In the late 1980s, the Task Force on Access to the Professions and Trades in Ontario looked into the requirements for entry to Ontario's professions, occupation by occupation. It found that few professions were free of discriminatory practices, and that broad, structural solutions were needed to remove systemic barriers to the professions.
In its 1989 report, the task force wrote that such solutions were "win–win" for the professions and for individuals. It pointed out that, in coming years, the growing number of immigrants would be increasingly important to the health of the economy because of Ontario's declining birth rate and aging workforce.
In 2004, the provincial government commissioned George M. Thomson to review appeal procedures within Ontario's regulated professions. In 2005, he recommended that a fair registration practices code be set out in law.
The following year, the Ministry of Citizenship and Immigration held discussions with affected professional associations, regulatory bodies, and community groups.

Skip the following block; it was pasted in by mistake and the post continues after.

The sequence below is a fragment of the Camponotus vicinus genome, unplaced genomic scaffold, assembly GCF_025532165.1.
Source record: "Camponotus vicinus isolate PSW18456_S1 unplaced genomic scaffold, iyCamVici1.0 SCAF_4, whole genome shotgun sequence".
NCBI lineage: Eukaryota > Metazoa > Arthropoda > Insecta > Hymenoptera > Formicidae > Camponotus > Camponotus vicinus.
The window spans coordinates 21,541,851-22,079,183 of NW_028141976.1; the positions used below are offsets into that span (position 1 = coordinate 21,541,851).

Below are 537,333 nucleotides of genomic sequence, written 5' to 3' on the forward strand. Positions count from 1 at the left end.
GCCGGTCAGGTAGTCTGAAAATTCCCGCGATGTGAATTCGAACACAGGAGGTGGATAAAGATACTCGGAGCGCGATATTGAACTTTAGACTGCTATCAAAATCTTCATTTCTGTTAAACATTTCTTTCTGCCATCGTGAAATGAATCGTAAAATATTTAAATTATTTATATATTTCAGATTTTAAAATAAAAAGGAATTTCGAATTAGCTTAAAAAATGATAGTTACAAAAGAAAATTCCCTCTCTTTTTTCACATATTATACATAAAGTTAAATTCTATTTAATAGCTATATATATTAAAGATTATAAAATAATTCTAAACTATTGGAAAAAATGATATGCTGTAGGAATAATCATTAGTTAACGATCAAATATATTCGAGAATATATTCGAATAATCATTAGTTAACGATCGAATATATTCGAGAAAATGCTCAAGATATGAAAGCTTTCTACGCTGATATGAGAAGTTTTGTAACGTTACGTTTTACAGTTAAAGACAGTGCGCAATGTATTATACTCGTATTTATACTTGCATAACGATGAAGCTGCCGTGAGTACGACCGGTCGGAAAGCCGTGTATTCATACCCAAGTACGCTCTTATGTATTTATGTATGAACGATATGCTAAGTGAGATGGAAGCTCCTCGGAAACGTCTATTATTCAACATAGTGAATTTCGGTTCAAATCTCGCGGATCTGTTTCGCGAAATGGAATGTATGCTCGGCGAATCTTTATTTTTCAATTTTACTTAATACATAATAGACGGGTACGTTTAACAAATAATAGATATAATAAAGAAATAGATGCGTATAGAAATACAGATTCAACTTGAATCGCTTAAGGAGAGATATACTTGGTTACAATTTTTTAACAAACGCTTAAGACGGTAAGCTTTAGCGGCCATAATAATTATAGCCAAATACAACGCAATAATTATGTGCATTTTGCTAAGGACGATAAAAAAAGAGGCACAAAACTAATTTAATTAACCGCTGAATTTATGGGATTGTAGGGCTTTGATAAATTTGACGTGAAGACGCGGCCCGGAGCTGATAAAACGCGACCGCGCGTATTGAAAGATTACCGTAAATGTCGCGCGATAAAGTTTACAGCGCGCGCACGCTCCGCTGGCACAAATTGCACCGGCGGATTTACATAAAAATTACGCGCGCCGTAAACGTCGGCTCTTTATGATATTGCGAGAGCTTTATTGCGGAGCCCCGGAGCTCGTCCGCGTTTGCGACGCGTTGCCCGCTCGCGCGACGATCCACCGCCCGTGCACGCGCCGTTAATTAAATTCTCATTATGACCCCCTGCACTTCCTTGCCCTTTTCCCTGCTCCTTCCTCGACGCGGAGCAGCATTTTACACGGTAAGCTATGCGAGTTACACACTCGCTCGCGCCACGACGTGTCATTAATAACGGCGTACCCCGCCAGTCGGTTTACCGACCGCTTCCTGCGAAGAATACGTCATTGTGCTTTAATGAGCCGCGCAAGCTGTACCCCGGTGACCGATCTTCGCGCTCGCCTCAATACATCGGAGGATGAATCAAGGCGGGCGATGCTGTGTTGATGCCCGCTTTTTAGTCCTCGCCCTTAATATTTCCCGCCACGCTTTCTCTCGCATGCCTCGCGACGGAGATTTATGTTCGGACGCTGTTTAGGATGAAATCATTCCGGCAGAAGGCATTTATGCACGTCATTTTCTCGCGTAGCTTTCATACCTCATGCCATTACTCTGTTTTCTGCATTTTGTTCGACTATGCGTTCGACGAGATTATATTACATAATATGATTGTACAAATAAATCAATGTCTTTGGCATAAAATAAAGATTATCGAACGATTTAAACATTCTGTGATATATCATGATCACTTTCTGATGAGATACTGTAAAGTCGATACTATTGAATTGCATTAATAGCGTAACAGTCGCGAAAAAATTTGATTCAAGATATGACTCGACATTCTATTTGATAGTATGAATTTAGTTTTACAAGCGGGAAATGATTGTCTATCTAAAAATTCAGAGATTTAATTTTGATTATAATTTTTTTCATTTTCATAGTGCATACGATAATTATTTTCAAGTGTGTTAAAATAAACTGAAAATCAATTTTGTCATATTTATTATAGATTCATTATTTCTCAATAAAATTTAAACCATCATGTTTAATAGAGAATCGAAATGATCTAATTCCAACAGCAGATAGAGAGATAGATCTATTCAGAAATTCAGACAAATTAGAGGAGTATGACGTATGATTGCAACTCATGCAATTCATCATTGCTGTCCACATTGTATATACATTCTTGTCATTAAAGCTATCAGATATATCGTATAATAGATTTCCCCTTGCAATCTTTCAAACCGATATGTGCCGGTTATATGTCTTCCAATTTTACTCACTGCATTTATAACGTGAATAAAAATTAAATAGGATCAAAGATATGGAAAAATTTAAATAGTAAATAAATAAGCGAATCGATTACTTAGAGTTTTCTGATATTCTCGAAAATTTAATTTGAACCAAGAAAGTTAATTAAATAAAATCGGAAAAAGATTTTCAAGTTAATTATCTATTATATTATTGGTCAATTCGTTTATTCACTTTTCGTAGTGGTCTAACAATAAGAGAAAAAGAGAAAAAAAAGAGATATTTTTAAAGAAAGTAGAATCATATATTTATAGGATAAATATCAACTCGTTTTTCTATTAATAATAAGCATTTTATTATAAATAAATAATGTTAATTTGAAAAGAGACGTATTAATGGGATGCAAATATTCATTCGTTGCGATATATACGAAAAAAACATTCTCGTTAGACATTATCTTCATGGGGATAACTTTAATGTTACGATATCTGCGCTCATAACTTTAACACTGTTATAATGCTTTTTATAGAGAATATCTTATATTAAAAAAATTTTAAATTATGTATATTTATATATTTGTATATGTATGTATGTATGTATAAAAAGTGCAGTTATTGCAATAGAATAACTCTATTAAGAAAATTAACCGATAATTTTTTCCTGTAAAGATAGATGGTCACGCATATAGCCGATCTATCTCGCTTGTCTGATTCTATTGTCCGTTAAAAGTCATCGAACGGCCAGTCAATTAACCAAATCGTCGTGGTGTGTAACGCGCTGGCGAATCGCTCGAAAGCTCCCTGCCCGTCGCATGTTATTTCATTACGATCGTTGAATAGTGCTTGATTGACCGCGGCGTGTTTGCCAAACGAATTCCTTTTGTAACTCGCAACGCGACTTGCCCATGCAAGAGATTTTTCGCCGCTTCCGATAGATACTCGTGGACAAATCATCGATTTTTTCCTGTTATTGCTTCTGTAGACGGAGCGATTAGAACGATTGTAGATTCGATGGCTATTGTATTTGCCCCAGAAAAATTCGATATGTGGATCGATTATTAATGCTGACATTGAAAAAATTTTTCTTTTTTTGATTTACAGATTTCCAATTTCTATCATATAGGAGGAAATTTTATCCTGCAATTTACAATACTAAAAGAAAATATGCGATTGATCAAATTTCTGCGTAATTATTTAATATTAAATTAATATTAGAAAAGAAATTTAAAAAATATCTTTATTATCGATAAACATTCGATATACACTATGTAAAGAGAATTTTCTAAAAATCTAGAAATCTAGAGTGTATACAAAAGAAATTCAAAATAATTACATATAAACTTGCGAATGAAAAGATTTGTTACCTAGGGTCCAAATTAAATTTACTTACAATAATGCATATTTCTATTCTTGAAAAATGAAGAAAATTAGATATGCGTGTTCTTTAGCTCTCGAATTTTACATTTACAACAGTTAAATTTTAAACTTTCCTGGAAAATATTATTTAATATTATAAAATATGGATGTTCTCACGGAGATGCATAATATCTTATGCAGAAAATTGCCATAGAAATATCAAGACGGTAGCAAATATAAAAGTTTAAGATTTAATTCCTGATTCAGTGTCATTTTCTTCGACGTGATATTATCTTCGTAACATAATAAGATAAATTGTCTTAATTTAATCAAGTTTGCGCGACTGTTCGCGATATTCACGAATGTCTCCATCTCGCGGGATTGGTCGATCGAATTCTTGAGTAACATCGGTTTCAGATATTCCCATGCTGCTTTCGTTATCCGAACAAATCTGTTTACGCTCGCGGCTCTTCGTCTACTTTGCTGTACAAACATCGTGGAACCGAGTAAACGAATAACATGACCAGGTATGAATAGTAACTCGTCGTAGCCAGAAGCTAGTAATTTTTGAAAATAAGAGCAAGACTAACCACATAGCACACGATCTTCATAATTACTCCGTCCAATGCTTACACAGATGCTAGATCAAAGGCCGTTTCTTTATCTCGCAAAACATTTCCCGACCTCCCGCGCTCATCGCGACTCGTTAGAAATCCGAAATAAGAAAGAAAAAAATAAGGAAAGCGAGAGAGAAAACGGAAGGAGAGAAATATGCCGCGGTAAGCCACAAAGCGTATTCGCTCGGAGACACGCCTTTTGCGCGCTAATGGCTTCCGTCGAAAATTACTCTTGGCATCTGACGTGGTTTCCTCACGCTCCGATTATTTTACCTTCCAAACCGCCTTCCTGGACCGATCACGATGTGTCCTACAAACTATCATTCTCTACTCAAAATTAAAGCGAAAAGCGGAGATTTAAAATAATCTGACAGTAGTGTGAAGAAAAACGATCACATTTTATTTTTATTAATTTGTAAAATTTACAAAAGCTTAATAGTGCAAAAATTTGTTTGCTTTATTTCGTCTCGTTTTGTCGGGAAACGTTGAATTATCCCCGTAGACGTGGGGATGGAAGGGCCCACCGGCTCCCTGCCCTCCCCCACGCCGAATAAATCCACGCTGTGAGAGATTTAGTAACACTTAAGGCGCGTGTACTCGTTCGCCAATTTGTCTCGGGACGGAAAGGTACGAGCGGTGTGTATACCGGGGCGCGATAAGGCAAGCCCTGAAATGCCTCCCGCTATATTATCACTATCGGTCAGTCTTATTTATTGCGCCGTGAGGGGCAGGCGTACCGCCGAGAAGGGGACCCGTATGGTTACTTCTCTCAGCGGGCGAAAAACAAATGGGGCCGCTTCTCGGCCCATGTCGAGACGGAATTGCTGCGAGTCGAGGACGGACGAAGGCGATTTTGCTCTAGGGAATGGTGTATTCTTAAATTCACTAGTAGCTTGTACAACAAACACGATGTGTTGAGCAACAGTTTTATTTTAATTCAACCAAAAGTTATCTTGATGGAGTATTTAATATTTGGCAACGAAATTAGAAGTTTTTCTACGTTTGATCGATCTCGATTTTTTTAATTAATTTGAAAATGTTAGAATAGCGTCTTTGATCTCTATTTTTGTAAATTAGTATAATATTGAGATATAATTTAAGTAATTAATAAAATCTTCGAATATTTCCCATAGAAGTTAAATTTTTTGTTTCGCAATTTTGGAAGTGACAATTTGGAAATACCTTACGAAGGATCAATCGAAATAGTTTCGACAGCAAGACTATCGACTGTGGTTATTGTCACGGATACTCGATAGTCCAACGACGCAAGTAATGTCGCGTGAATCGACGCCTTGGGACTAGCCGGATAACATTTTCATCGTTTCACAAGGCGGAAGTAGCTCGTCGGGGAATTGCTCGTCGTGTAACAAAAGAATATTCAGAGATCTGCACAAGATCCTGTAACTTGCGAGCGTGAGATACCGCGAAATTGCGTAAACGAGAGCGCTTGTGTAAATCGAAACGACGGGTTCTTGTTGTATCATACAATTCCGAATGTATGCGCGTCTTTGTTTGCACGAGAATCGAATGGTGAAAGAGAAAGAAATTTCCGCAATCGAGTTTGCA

The government introduced the Fair Access to Regulated Professions Act (FARPA) later in 2006. For the first time in the history of the regulated professions in Ontario, there would be oversight to ensure that registration practices were transparent, objective, impartial and fair, and that responses to individuals were timely. The bill received all-party support in the legislature and came into effect on March 1, 2007.
In addition, FARPA amended the law about health professions, the Regulated Health Professions Act. The Health Professions Procedural Code requires registration that is "transparent, objective, impartial and fair."
Effective April 8, 2013, FARPA was amended to cover certain compulsory trades and was renamed the Fair Access to Regulated Professions and Compulsory Trades Act, 2006.
The Office of the Fairness Commissioner opened in April 2007 and maintains a small staff in Toronto.